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Fitch Ratings
Welcome to the Asia-Pacific Structured Finance Newsletter. This newsletter presents a quick summary of structured finance news and developments in APAC each month.

Feel free to give us feedback on the newsletter and what you would like to see in it.

Ben McCarthy | APAC Structured Finance Analytical Group Head

I was on the road in February, spending a week in India and conducting investor roundtables in Australia on our Global Housing and Mortgage Outlook.

Liquidity is tight in India, particularly in the non-bank sector. The problem started in September with the default of Infrastructure Leasing and Financial Services Limited (IL&FS), an infrastructure focused non-bank financial institution. IL&FS funded a significant amount of its debt in the short-term market and its default raises questions about the health and funding profiles of all other non-bank finance companies.

Fitch rates ABS transactions for a small number of non-bank finance companies in India and all have been affected to some degree by the tight liquidity – with the main result being more expensive funding. The faster paydown profile of the auto loan receivables means these companies have a natural source of liquidity, although all are looking at their funding profiles to ensure they have sufficient and sustainable liquidity. Importantly, asset quality has not suffered during this period and rated transactions continue to perform well.

Many non-banks were particularly interested in alternative avenues for funding, and covered bonds and ABS are gaining prominence in the current environment. There is some discussion of expanding the ABS market in India as the matched funding inherent in the product is very attractive to issuers.

In Australia, investors were interested in the observation that the twin issue of inflated property markets and high household debt was not unique to Australia, but is a global phenomenon brought on by sustained economic growth and very low interest rates. While Australia did have the highest household debt-to-GDP ratio in the study of 24 countries at 121%, another four countries in the study (Canada, Denmark, the Netherlands and Norway) had debt to GDP ratios of over 100% and another four (New Zealand, South Korea, Sweden and the UK) exceeded 85%.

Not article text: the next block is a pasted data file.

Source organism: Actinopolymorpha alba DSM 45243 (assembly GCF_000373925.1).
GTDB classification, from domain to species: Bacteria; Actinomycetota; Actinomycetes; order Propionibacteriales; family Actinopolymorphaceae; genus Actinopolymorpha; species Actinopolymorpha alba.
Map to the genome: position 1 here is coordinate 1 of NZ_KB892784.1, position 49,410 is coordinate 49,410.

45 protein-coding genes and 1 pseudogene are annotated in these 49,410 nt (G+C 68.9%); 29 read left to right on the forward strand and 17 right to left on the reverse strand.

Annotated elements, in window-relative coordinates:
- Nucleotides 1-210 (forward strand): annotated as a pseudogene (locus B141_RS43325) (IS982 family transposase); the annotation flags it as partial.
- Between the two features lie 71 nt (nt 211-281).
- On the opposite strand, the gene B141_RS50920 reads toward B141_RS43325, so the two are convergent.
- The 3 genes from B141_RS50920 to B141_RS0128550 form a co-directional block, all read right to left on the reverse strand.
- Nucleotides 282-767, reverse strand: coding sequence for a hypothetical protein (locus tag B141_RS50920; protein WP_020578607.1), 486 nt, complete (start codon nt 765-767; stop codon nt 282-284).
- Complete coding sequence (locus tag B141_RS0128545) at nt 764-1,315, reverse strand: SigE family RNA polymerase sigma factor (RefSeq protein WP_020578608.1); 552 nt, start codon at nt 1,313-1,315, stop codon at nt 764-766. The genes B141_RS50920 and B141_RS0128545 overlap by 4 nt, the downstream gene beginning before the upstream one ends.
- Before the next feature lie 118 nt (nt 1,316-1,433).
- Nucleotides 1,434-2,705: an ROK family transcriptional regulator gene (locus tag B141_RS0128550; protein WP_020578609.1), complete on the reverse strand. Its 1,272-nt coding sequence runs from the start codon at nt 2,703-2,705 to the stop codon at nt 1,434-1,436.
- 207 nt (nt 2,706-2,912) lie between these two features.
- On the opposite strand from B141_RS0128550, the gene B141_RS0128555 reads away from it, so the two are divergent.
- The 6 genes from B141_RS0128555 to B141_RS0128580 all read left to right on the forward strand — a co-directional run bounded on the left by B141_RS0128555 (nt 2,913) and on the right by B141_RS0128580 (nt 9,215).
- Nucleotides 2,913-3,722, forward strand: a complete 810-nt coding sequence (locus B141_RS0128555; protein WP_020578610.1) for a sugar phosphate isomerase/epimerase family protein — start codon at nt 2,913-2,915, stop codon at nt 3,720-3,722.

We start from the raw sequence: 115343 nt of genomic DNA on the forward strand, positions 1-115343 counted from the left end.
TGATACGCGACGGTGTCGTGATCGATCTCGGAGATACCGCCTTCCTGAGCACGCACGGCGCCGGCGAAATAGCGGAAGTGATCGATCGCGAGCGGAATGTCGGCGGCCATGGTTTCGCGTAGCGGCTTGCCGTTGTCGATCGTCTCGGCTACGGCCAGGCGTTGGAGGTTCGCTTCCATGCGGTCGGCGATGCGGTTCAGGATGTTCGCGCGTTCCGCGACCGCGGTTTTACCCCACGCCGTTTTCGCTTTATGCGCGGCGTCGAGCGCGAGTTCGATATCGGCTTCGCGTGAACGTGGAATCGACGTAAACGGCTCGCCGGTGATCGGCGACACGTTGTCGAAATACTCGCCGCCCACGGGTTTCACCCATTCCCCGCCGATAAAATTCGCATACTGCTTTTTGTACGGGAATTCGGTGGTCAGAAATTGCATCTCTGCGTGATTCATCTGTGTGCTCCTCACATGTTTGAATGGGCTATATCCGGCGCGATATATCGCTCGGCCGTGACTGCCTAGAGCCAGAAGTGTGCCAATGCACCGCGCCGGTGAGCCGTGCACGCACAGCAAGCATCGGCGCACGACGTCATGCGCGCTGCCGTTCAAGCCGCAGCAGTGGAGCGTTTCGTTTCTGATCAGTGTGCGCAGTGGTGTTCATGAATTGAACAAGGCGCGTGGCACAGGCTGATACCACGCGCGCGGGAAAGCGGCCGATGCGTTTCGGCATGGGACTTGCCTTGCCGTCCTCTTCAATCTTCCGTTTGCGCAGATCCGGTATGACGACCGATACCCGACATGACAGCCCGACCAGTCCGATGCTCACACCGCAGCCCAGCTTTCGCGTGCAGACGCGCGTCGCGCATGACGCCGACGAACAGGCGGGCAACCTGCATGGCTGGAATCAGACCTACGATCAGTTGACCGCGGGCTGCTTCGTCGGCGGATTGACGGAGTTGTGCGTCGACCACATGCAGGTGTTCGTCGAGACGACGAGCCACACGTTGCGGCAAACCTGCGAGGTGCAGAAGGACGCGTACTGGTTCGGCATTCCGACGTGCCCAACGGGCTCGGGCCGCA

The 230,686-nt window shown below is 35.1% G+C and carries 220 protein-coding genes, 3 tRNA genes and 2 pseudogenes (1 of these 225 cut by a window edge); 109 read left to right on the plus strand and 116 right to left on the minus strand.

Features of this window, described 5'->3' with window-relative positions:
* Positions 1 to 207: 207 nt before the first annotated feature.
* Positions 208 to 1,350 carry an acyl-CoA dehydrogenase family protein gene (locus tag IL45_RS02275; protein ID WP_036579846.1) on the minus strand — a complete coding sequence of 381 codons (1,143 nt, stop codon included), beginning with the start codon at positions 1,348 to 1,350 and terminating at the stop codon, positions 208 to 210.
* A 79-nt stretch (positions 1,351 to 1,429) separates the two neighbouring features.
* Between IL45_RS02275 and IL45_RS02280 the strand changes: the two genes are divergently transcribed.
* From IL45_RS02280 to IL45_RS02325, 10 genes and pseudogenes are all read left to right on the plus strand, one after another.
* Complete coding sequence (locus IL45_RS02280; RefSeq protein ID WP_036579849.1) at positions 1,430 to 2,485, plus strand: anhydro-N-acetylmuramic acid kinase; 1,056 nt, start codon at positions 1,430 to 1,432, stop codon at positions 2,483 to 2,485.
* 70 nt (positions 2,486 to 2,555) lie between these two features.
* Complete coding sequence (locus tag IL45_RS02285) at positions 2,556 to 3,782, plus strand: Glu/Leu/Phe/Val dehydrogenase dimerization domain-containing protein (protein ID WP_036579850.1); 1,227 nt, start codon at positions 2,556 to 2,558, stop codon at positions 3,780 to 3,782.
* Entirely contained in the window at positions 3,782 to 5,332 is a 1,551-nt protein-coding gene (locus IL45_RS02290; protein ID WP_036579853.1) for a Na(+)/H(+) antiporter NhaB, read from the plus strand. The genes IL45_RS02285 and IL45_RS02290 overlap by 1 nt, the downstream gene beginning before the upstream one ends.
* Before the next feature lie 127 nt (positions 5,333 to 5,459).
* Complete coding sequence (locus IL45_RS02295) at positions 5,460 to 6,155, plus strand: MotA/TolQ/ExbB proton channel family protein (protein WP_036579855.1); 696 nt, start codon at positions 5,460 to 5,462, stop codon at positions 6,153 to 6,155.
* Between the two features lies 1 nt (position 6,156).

Fitch forecasts Australian property prices to continue to fall by another 5% on a national basis in 2019 before levelling off in 2020 as demand returns on the back of better affordability and sustained population growth. The 2019 version of the Global Housing and Mortgage Outlook report is available for subscribers here.
Latest Research
China's Securitisation Market Continues Growth Momentum
Fitch Ratings says in the China Structured Finance Quarterly – 4Q18 report that China's securitisation market continued its growth momentum in 2018, with increasing new issuance, deeper foreign-investor participation and positive regulatory developments

China Auto-ABS Performance Stabilised in 4Q18
Fitch Ratings says in the Auto ABS Index – China 4Q18 report that the annualised gross loss and delinquencies of China's auto-ABS transactions stabilised in 4Q18 after climbing from a very low base for almost a year. Despite the slight improvement, the agency noted a divergence in the originators' performance under the current challenging environment.